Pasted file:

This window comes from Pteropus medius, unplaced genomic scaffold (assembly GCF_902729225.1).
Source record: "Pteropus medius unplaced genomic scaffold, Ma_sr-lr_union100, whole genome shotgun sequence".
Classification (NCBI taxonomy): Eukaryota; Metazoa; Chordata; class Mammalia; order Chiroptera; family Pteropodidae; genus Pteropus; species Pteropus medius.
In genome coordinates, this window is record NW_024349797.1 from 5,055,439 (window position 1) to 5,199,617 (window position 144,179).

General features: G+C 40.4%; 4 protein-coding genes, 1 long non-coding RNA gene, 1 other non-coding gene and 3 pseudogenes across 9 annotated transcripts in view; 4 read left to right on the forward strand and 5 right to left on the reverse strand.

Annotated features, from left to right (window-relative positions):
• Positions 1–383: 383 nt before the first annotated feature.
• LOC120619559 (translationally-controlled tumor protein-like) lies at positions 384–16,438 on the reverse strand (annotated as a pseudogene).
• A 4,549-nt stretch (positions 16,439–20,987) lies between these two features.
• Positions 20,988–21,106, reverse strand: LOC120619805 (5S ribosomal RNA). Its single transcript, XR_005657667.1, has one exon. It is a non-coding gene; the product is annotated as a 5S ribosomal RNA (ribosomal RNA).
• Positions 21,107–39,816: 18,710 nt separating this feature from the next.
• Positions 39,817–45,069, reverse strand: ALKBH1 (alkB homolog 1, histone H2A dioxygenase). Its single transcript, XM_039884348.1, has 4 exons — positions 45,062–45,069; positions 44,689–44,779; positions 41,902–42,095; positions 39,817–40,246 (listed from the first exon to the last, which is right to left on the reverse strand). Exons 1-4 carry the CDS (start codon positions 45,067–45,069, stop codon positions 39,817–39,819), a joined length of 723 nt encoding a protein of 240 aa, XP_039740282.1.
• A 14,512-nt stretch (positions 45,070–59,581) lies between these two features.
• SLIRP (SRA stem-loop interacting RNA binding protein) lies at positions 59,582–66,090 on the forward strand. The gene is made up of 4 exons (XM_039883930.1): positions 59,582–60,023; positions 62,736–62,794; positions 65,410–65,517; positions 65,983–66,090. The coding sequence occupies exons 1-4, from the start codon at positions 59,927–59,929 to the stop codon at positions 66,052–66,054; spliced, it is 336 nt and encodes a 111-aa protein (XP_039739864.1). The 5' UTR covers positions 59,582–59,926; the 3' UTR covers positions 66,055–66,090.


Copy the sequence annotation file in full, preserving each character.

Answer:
This window comes from Pteropus medius, unplaced genomic scaffold (assembly GCF_902729225.1).
Source record: "Pteropus medius unplaced genomic scaffold, Ma_sr-lr_union100, whole genome shotgun sequence".
Classification (NCBI taxonomy): Eukaryota; Metazoa; Chordata; class Mammalia; order Chiroptera; family Pteropodidae; genus Pteropus; species Pteropus medius.
In genome coordinates, this window is record NW_024349797.1 from 5,055,439 (window position 1) to 5,199,617 (window position 144,179).

General features: G+C 40.4%; 4 protein-coding genes, 1 long non-coding RNA gene, 1 other non-coding gene and 3 pseudogenes across 9 annotated transcripts in view; 4 read left to right on the forward strand and 5 right to left on the reverse strand.

Annotated features, from left to right (window-relative positions):
• Positions 1–383: 383 nt before the first annotated feature.
• LOC120619559 (translationally-controlled tumor protein-like) lies at positions 384–16,438 on the reverse strand (annotated as a pseudogene).
• A 4,549-nt stretch (positions 16,439–20,987) lies between these two features.
• Positions 20,988–21,106, reverse strand: LOC120619805 (5S ribosomal RNA). Its single transcript, XR_005657667.1, has one exon. It is a non-coding gene; the product is annotated as a 5S ribosomal RNA (ribosomal RNA).
• Positions 21,107–39,816: 18,710 nt separating this feature from the next.
• Positions 39,817–45,069, reverse strand: ALKBH1 (alkB homolog 1, histone H2A dioxygenase). Its single transcript, XM_039884348.1, has 4 exons — positions 45,062–45,069; positions 44,689–44,779; positions 41,902–42,095; positions 39,817–40,246 (listed from the first exon to the last, which is right to left on the reverse strand). Exons 1-4 carry the CDS (start codon positions 45,067–45,069, stop codon positions 39,817–39,819), a joined length of 723 nt encoding a protein of 240 aa, XP_039740282.1.
• A 14,512-nt stretch (positions 45,070–59,581) lies between these two features.
• SLIRP (SRA stem-loop interacting RNA binding protein) lies at positions 59,582–66,090 on the forward strand. The gene is made up of 4 exons (XM_039883930.1): positions 59,582–60,023; positions 62,736–62,794; positions 65,410–65,517; positions 65,983–66,090. The coding sequence occupies exons 1-4, from the start codon at positions 59,927–59,929 to the stop codon at positions 66,052–66,054; spliced, it is 336 nt and encodes a 111-aa protein (XP_039739864.1). The 5' UTR covers positions 59,582–59,926; the 3' UTR covers positions 66,055–66,090.